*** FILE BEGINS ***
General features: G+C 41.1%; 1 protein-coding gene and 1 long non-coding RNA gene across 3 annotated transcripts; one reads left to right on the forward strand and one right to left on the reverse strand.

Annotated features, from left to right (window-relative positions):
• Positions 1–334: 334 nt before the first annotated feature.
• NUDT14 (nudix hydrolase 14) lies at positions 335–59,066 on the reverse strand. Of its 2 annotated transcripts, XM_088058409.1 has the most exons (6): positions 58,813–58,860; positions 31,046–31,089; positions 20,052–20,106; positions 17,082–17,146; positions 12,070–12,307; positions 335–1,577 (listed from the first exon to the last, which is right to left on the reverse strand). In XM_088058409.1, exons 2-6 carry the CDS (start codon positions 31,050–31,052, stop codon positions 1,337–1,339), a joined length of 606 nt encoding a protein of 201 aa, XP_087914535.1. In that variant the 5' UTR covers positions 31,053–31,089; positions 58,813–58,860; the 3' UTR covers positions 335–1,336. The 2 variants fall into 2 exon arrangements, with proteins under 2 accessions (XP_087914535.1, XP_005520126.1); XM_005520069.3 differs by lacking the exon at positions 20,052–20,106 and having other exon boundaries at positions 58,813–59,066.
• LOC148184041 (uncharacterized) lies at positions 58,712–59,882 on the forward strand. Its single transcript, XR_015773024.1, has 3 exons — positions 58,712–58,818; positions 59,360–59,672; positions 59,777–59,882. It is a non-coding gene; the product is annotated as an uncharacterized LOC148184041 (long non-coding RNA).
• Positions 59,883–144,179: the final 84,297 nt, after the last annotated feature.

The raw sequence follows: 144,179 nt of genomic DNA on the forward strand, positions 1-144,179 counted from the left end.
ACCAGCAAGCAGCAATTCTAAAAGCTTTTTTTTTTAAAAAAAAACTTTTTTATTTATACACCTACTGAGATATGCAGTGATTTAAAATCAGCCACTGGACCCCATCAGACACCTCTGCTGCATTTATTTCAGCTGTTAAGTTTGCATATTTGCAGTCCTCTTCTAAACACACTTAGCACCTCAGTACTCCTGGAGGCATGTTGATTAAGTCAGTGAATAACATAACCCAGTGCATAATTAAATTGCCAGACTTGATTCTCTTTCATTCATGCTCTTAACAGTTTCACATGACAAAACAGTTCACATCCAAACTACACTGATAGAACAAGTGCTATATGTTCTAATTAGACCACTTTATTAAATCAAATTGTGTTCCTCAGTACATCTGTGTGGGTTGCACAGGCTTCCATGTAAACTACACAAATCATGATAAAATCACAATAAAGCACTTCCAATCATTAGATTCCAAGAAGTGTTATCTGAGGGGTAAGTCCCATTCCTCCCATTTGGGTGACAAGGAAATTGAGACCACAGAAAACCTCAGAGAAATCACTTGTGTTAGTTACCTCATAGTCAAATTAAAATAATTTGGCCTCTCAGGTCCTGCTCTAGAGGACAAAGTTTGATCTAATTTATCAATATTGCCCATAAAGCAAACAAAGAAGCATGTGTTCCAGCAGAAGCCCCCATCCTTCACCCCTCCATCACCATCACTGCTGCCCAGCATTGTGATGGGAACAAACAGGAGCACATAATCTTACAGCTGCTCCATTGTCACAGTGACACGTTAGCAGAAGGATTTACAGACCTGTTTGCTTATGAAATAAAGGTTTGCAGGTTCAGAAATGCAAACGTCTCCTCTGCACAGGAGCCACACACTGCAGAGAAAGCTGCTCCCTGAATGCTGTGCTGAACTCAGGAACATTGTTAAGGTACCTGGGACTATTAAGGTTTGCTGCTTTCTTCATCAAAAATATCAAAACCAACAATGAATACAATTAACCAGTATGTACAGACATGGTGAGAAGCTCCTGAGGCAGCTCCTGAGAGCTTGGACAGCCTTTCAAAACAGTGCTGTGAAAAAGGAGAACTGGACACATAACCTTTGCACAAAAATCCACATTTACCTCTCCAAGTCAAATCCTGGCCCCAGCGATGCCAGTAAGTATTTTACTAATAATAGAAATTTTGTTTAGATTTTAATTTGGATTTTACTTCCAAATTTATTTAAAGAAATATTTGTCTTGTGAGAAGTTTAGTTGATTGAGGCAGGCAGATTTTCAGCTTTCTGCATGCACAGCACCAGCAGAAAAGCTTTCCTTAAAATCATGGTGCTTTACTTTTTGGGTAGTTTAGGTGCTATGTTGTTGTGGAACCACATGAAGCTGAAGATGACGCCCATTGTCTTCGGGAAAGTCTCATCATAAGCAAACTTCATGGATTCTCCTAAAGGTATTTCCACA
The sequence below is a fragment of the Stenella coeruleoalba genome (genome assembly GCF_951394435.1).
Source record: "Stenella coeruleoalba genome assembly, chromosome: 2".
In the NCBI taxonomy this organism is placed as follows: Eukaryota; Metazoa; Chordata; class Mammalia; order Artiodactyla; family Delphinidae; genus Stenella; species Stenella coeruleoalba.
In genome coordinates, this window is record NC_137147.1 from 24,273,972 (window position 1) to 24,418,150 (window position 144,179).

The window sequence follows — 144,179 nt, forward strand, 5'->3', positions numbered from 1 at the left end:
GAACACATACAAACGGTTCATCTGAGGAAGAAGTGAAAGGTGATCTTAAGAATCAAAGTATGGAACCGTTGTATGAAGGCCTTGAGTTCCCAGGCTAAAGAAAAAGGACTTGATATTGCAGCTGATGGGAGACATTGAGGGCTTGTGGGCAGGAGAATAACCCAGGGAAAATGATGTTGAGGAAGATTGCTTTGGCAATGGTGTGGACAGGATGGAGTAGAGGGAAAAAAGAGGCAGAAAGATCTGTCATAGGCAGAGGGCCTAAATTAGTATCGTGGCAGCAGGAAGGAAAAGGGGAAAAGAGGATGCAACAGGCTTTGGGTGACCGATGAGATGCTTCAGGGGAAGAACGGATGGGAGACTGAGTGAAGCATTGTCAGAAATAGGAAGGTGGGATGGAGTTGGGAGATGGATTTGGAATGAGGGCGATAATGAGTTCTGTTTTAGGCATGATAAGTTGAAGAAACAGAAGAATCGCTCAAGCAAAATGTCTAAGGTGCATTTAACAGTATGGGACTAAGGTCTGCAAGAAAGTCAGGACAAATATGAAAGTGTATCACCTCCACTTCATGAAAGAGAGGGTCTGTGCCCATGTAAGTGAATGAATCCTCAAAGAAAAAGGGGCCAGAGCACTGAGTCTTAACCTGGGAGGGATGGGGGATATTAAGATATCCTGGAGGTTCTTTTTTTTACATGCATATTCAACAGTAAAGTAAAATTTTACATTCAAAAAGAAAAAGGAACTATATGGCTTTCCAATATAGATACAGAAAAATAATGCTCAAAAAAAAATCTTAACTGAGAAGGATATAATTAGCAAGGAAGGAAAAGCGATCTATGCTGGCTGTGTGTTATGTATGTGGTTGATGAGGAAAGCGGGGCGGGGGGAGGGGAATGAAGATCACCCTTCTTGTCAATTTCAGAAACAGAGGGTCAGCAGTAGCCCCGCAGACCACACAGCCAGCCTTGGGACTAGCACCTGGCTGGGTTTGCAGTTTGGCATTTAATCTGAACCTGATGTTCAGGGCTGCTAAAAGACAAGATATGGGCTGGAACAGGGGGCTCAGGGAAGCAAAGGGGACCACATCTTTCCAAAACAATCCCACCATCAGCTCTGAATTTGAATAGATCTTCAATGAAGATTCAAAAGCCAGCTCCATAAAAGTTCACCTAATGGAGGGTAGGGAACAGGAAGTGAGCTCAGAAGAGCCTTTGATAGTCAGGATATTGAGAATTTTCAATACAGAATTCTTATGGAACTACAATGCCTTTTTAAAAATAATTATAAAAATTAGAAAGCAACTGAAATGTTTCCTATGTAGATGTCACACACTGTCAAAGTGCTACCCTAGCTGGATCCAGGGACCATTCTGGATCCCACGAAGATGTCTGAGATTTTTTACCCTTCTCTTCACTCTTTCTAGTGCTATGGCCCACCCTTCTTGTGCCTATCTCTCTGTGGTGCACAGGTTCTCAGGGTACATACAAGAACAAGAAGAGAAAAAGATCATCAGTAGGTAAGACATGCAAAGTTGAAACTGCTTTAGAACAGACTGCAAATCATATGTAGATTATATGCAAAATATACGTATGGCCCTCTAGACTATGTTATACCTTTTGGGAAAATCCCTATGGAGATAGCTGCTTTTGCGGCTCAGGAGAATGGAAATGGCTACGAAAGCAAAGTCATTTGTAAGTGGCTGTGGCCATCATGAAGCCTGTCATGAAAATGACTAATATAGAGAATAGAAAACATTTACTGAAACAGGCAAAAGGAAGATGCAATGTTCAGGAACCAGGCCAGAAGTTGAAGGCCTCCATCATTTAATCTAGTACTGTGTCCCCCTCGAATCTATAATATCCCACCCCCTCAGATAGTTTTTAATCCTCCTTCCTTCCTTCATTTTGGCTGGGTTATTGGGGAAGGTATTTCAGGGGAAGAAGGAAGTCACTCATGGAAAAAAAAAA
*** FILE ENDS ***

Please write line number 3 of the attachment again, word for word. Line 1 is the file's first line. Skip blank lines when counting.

• Positions 1–334: 334 nt before the first annotated feature.